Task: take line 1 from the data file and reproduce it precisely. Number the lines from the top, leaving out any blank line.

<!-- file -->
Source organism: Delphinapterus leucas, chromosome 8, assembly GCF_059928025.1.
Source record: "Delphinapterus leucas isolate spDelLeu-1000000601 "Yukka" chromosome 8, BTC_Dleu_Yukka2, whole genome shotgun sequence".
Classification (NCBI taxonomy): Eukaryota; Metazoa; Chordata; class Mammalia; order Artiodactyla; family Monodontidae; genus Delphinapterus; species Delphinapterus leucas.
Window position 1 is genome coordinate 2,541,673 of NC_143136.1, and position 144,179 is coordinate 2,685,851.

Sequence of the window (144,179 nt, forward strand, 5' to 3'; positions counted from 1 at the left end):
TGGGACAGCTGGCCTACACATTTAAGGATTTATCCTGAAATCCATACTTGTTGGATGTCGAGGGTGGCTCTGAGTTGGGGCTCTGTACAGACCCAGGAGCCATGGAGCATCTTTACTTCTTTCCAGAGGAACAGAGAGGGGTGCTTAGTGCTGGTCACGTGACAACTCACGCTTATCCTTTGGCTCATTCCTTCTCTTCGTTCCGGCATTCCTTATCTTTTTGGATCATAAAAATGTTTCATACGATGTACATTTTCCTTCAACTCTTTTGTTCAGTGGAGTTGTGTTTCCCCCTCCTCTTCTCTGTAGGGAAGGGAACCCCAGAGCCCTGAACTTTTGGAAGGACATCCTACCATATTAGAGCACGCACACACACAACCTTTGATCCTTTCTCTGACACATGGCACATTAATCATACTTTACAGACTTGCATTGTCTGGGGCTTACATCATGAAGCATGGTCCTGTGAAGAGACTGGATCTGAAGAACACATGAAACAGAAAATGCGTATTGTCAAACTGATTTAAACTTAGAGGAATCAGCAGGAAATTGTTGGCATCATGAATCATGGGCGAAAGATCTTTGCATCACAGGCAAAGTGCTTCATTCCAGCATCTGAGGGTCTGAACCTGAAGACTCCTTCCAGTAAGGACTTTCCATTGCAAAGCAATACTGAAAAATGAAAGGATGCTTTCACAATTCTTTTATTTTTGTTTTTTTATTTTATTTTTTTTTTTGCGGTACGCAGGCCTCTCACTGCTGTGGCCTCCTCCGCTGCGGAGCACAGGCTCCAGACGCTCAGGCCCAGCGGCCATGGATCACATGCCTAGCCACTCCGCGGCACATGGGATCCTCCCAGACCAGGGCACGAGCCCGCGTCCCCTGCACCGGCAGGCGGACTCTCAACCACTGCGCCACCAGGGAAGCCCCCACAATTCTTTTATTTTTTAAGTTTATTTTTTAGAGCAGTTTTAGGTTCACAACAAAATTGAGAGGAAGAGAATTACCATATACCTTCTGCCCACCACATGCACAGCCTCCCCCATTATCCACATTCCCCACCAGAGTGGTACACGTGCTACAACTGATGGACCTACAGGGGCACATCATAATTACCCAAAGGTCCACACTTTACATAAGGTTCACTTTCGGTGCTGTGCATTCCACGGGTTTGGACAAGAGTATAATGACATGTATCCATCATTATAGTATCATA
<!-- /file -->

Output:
Source organism: Delphinapterus leucas, chromosome 8, assembly GCF_059928025.1.